U.S. spying on Germany: Making enemies out of allies, and for what?

By David Wise
July 11, 2014

German Chancellor Merkel attends a session of Bundestag in Berlin

What were they thinking?

In the wake of last fall’s revelation that the National Security Agency had wiretapped German Chancellor Angela Merkel’s cell phone, the report of U.S. intelligence’s involvement in two other likely cases of spying on Germany is mind-boggling.

Now the story has taken a dramatic new turn, with Germany expelling the CIA chief of station in Berlin — an almost unprecedented step by an ally. This unusual action reflects how seriously the Merkel government takes these spying allegations.

What could the CIA hope to gain by infiltrating the BND, the German Federal Intelligence Service, knowing there was a chance that the operation might be exposed? What was worth this risk?

U.S. President Obama and German Chancellor Merkel address joint news conference in the White House Rose Garden in WashingtonCIA and White House officials have said little to answer the question. But the fact that German industry has strong ties to both Russia and Iran may offer a clue. So economic and political intelligence about Germany’s contacts with those countries could be high on the list of potential U.S. intelligence targets. The CIA might for example, be interested in whether the Merkel government – heavily dependent on oil imports from Russia – is thinking about softening its opposition to President Vladimir Putin’s support for Russian-speaking separatists in eastern Ukraine.

Identifying possible terrorists under surveillance by German intelligence agencies could be another reason. Both the CIA and the FBI are keenly aware that the 9/11 al Qaeda plot that brought down the twin towers of the World Trade Center was hatched in Hamburg. Germany has long served as a transit hub between East and West, and it also has a sizable Arab immigrant community.

Potential targets in the German military are another temptation, despite the fact that Germany is a partner of the United States as a fellow North Atlantic Treaty Organization member. But as one U.S. official suggested, the Germans don’t always confide either their military or political strategy — especially in the current climate of mistrust.

The timing, meanwhile, could hardly be worse for the United States. Washington already has severely strained relations with Merkel.  Last month, Germany’s federal prosecutor opened a formal investigation of U.S. eavesdropping on the chancellor’s cell phone — which was revealed by Edward Snowden, the former NSA contractor now granted asylum in Russia.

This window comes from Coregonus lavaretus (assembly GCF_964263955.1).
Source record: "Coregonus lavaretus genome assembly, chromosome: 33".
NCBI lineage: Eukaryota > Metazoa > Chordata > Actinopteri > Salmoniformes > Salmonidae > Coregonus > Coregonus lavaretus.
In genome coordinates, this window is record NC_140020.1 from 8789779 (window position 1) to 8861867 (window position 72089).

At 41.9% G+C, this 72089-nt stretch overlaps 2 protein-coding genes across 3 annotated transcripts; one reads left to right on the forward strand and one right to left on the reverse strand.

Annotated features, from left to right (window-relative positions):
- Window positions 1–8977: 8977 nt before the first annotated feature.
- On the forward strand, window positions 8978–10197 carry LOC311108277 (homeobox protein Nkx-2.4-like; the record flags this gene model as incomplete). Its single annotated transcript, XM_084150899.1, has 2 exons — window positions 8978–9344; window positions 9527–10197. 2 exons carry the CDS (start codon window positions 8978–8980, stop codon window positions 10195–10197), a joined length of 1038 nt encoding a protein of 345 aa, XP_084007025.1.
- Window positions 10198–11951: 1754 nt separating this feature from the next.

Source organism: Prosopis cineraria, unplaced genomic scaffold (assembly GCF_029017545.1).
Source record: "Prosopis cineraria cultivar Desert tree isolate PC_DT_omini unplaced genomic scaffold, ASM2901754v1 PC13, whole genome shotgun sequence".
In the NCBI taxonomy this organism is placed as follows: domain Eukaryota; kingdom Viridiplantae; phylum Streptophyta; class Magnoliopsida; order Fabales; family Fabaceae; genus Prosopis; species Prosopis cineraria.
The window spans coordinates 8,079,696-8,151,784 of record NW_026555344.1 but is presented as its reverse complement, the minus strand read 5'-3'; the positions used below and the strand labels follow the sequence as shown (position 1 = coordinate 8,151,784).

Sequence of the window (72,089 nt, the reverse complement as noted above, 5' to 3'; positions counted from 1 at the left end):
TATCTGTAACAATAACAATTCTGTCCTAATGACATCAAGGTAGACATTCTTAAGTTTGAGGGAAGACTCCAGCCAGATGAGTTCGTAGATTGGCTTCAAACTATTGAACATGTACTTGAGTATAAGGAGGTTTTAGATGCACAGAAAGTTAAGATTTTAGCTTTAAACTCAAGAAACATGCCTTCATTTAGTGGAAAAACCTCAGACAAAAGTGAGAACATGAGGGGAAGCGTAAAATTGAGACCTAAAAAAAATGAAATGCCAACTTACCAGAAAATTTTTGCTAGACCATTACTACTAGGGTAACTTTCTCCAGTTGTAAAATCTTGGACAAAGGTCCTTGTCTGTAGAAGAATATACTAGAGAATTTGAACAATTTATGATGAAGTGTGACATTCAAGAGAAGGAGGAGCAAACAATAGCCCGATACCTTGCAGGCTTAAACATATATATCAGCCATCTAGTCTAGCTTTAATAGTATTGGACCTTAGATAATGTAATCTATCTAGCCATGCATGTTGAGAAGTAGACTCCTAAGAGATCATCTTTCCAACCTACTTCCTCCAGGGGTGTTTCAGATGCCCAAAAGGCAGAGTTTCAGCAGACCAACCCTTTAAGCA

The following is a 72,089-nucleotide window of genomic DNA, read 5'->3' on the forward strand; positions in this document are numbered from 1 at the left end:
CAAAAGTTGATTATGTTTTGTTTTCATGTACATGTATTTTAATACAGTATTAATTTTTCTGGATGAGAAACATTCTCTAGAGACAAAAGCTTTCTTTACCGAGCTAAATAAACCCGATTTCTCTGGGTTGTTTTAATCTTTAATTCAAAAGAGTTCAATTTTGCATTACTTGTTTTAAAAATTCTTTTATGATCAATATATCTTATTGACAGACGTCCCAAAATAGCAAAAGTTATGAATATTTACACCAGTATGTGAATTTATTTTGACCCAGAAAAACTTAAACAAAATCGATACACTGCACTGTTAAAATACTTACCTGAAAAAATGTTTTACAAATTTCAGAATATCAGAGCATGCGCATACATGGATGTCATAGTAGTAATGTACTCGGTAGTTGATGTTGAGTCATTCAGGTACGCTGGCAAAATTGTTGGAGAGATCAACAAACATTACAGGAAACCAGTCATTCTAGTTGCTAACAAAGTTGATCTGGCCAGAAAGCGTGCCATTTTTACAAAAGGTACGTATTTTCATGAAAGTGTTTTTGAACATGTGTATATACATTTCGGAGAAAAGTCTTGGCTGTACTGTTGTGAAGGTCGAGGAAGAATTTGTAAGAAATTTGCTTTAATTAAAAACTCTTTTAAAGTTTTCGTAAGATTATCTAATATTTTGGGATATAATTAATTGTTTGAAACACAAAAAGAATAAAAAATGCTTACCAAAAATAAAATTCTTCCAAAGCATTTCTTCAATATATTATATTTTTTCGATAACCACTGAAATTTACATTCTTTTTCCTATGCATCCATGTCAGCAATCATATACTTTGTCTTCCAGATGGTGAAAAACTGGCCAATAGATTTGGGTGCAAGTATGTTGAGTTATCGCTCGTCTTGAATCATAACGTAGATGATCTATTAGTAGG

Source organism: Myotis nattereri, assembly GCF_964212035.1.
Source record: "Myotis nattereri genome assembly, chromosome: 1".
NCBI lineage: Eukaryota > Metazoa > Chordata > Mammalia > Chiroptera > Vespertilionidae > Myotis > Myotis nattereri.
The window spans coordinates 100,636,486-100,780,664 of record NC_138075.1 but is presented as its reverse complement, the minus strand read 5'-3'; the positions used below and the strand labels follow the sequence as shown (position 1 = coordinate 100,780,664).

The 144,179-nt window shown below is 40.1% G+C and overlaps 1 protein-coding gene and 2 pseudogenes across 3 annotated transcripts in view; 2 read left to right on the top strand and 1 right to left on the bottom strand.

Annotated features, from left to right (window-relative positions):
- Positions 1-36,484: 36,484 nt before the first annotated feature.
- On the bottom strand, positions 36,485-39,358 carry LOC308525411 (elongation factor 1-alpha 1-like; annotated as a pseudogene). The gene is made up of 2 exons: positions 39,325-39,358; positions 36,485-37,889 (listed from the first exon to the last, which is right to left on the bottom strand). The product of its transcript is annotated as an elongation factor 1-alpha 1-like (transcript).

Merkel reacted furiously to the revelations that Washington had been listening to her calls.  “Spying among friends,” she said, “is simply unacceptable.”  The breach of trust between the two countries, she added, would have to be repaired.

Mobile phone simulating call to German Chancellor Merkel next to a tablet showing the logo of NSA is seen in picture illustration taken in FrankfurtThe White House lamely responded that Merkel’s phone was not currently being wiretapped, and would not be in the future. But it said nothing about the past –indirectly confirming that the NSA had eavesdropped on her.

Tension between Washington and Berlin over intelligence operations keeps getting worse. Last week, it was revealed that a 31-year-old employee of the BND had been arrested for allegedly funneling secrets to the CIA. A second case surfaced on Wednesday, when Berlin police searched the apartment and office of a man said to work for the German Defense Ministry, who is another suspected U.S. spy.

Germans are particularly sensitive to surveillance and spying, given the legacy of the Nazi Gestapo and, more recently, the years of domestic surveillance by the Stasi spy service in Communist East Germany — where Merkel grew up.

“Spying is OK,” one former U.S. intelligence officer told me, “as long as you’re not caught.”

But in the age of Snowden and Chelsea Manning, the former Army private sentenced to 35 years in prison after releasing thousands of secret cables and documents to WikiLeaks, getting caught seems far more likely — and keeping secrets much more difficult.  Today, the CIA has to assume that every operation has the potential to be compromised.

The former U.S. intelligence officer, experienced in dealing with the Germans, said the cell phone tapping and newest episodes raise the larger question of whether anyone in Washington is weighing the risks of espionage, and the damage that can be caused by exposure, against the benefits — if any. He wondered if the CIA’s clandestine service “is on auto pilot,” continuing to run these espionage operations because it can.